But as literary novels go, Richard Flanagan's Wanting was a good place to start -- it's pretty short, and its premise sounded promising. It loosely interweaves three true-life stories: that of Charles Dickens, who is facing a crossroads in his life and marriage when he meets the young actress Ellen Ternan; Lady Jane Franklin, who we see in two stages of her life, the wife of the Governor of Van Dieman's land (now Tasmania), and as the grieving widow of the same husband, lost on a polar expedition; and lastly (and to me, most interestingly) the story of the young Aboriginal girl Mathinna, who was adopted by the Franklins during their time in Tasmania, and then abandoned by them.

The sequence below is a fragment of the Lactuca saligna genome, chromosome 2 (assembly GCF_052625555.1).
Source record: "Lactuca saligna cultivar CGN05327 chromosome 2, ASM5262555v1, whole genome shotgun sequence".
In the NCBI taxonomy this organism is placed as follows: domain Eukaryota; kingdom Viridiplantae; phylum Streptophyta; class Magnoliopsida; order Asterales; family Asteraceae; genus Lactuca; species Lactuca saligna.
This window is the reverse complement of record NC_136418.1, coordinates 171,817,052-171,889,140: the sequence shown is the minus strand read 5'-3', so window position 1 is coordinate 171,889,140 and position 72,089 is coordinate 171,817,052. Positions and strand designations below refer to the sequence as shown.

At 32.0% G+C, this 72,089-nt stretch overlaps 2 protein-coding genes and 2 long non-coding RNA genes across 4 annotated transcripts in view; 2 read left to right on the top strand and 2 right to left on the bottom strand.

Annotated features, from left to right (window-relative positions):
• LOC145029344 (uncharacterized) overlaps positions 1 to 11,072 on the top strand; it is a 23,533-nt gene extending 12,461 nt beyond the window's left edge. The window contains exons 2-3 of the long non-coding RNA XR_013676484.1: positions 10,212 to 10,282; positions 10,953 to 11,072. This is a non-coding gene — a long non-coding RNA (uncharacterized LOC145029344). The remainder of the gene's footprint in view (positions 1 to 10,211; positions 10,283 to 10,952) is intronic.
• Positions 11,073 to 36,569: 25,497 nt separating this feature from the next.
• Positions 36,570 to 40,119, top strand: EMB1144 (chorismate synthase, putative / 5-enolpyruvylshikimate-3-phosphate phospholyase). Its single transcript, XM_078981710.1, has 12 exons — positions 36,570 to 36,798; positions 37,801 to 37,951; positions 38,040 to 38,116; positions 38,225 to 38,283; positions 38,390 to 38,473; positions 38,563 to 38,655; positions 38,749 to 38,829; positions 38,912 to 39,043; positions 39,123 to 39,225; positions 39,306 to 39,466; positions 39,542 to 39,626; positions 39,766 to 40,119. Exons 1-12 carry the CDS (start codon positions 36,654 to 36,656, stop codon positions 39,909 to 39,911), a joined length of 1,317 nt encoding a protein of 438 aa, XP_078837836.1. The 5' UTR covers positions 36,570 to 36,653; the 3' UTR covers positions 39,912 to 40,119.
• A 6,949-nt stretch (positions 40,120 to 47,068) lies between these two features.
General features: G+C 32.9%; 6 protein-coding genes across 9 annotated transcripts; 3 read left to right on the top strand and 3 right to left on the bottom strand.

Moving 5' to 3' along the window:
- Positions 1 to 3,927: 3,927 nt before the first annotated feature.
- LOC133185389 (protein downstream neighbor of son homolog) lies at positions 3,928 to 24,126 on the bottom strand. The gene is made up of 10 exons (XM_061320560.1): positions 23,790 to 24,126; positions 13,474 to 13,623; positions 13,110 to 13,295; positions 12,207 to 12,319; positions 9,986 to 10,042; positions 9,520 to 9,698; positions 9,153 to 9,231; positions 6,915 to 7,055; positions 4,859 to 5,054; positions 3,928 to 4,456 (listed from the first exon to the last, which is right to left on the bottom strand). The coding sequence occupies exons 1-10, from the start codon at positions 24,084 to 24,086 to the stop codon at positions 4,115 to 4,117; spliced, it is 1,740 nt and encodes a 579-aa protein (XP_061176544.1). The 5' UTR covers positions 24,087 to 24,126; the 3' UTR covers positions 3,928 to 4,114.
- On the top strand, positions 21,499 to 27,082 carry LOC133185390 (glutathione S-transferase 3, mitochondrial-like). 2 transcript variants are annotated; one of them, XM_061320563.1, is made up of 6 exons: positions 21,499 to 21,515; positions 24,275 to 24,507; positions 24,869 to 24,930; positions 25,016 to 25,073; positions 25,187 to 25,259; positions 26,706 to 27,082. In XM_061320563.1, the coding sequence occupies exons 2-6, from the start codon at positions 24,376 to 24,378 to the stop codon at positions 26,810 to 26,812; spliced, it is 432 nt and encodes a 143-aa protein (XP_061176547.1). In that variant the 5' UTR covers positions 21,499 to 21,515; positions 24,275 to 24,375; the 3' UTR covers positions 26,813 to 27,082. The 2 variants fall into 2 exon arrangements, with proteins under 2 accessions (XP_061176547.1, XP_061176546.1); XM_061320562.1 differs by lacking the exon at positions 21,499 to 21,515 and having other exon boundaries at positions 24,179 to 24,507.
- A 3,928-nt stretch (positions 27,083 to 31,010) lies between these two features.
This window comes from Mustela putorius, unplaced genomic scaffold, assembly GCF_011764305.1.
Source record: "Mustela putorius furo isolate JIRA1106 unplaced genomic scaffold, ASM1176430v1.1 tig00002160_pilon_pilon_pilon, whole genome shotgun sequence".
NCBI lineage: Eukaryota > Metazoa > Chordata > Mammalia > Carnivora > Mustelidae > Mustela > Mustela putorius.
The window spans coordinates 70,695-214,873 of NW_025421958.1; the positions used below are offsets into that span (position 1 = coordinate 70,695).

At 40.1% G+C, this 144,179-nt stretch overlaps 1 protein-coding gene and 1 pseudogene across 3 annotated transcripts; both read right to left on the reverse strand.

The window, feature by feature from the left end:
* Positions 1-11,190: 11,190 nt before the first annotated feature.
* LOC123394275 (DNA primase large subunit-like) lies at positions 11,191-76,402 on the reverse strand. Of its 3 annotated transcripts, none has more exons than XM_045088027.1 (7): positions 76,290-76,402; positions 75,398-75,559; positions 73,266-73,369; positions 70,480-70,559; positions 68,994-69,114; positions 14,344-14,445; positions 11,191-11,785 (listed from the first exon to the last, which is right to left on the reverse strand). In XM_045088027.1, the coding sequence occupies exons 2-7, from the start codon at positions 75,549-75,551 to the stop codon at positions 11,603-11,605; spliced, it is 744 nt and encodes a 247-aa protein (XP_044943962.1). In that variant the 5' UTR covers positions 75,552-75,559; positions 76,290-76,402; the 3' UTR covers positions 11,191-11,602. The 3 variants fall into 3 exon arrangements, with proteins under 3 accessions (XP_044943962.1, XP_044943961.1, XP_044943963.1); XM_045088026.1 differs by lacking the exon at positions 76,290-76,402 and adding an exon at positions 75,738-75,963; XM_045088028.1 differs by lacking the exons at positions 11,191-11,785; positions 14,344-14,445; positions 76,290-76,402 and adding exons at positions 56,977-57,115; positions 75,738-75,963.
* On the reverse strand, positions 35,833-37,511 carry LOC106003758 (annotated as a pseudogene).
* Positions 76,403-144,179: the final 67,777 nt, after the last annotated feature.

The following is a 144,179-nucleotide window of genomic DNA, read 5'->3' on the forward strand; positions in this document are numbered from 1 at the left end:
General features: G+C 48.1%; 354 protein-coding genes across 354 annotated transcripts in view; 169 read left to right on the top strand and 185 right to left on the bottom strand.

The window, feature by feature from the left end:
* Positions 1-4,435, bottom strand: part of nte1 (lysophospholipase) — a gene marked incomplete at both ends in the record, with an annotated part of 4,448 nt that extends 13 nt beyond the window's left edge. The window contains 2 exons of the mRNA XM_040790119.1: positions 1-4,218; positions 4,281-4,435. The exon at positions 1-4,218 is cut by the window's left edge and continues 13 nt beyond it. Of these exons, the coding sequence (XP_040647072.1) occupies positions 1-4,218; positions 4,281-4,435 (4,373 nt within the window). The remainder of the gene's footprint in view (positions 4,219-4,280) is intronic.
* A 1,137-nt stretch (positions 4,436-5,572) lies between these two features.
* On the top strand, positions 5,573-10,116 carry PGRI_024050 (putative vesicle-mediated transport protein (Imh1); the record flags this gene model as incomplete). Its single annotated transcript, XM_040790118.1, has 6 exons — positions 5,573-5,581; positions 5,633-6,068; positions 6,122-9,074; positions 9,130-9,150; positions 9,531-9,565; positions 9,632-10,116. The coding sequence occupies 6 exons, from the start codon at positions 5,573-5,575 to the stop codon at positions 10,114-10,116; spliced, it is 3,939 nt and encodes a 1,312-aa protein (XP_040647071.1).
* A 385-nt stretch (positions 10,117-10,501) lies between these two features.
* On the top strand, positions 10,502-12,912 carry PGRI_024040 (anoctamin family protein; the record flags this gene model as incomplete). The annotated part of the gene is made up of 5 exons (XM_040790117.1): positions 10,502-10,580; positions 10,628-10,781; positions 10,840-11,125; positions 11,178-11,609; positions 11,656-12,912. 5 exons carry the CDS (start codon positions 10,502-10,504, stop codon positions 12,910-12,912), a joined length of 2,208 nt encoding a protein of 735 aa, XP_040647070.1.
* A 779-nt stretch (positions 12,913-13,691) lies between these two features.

Flanagan said that this novel is about love and yearning, not really about history, and I gather he has made his own use of the facts to suit his narrative. The writing is beautiful and the links between the three main characters are certainly intriguing. But in the end I found that the tragedy of Mathinna held my attention much more firmly than Lady Jane's lamentations or Dickens' mid-life crisis.
Richard Flanagan's subsequent novel, The Narrow Road to the Deep North has won multiple awards and accolades, but I've decided that it will be too harrowing for me to handle at the moment. Is it wrong that I am consciously looking for diversion and enjoyment in my reading? I hope this is only a temporary state of affairs. I will come back to 'serious' reading, I promise!
But not yet.